Hypnosis & alternatives

Hi all, I have been folowing your community for a while, but this is my first post. I have suffered with a pain condition for 7 years now, I find it hard to talk anout as it's a very embarassing condition, and I have no visible symptoms. People just know I'm on painkillers for a 'pain in my leg', but people don't seem to realise how bad it is.

I've come to the end of the latest round of painkillers that did nothing (duloxetine) and worrying that the next (gabapentin) will also dl nothing, and so I'mconsidering what else might be out there.

Have any of you ever tried hypnosis for your pain? Did it help?

Someone else also told me about a clinic that will do a full body analysis - taking bloods and testing for every known deficiency under the sun, checking for food allergies and other conditions that could cause the pai as a secondary symptom. I don't know if anyone has ever tried that out and if it helped them?

Are there any other alternatives you've tried that helped even slightly?

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4 Replies

  • Mindfulness - keeps you focussing on what is around you, so you don't get tied up in knots with how your body is feeling, so helps a bit (though obviously is never going to cure your condition. I do believe though that even if a technique like this only drops your pain one point on the pain scale, sometimes that one point is the difference between coping and not coping with pain. Also, Arthritis Care run programmes for people living with chronic conditions, that again can make a little (but significant) difference - doesn't have to be arthritis. You can phone or contact Arthritis Care to find out when and where courses are being run near you.

    Low dose naltrexone -(check out lowdosenaltrexone.org for more info) - used a lot by people with autoimmune conditions including thyroid and MS, but because it mucks up your endorphines (initially suppresses, then your body kicks back with increased production, which helps with pain control) it can have quite a significant impact on pain levels. Only difficulties here are that although it can be prescribed on the NHS, you have to have a doctor willing to do so, and be in an NHS region that allows it to be used for chronic pain (all low dose use is "off-label"), though there is a way to get a private prescription and pay for it yourself (see that website). Other downside is that being an opiate antagonist, it means you have to be off all opiate type painkillers before you start it, and stay off them while taking it.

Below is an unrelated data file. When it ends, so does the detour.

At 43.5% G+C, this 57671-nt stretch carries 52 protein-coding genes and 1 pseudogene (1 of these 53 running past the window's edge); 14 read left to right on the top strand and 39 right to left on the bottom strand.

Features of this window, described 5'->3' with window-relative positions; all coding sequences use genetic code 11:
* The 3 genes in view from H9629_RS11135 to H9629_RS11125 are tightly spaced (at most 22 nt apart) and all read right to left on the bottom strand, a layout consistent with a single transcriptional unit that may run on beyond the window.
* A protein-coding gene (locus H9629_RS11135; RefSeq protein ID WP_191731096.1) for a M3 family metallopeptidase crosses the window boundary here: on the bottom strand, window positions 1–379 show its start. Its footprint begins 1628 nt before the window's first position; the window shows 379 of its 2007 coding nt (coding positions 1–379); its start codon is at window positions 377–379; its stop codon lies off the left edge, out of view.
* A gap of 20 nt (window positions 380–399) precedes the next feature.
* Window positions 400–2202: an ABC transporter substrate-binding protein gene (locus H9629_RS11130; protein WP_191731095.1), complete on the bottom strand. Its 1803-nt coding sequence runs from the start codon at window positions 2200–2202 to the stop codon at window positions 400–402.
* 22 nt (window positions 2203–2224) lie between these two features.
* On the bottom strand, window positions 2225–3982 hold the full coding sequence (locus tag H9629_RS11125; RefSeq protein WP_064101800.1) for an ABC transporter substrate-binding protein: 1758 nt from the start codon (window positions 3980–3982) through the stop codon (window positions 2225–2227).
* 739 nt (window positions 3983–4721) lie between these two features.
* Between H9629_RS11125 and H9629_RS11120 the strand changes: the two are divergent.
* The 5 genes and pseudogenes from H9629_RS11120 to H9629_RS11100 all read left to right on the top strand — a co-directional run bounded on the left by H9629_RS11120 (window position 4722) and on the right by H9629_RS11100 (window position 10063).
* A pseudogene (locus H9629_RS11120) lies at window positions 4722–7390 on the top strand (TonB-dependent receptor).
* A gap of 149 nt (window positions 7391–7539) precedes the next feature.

Hypnosis might be worth a try (if it isn't too expensive). I would probably steer clear of any clinic offering to test for a whole load of deficiencies and allergies - these are seldom medically proven methods, usually cost quite a lot, and they will almost certainly find something that requires you to then buy lots of their supplements (that don't actually do much in the long run except deplete you of money).

    I would also personally steer well clear of any of the SSRI or SNRI antidepressant medications (like duloxetine) - there is very little medical evidence that they work any better than placebos on pain (except for amitryptylline which is shown to work quite well on nerve pain for most people taking it), and they are extremely physically addictive often giving quite nasty withdrawal effects - both mental and physical.

  • Thanks, I'll look into that painkiller, but I don't think I'm allowed to leave the anti-trycyclic family. I am nervous about the withdrawal symptoms!

    I've had amitriptyline in the past, taking 75mg a day, but it didn'tmake a different, so Im working my way through the rest ofits cousin drugs. Duloxetine was great for everything else, except my pain.

    You're right about the price if clinics, I do worry what it would cost, and how many follow up appointments they could try to push me for!

  • If you keep a diary of food and activities and pain , you will gradually build up connections. This will be far more truthful to your own situation than any 'clinic' - where I would agree completely with @earthwitch.

    You don't have to be shy here about any condition-and it may help to get it out in the open. Noone knows who you are. I could have a supturating double bifurcated phlebotic insomnial dickydoo and you wouldn't know or care who I am. ( I don't - at least I don't think I have 😨)

    It's impossible to give a view on medications without knowing what they are treating.

    All the very best.

  • The difficulty is that my pain is provoked - you actually have to touch the area to cause pain, so a diary doesn't work in the way it would for others.

    I appreciate your comments, but I don't know if I'll ever get over the embarrassing factor!

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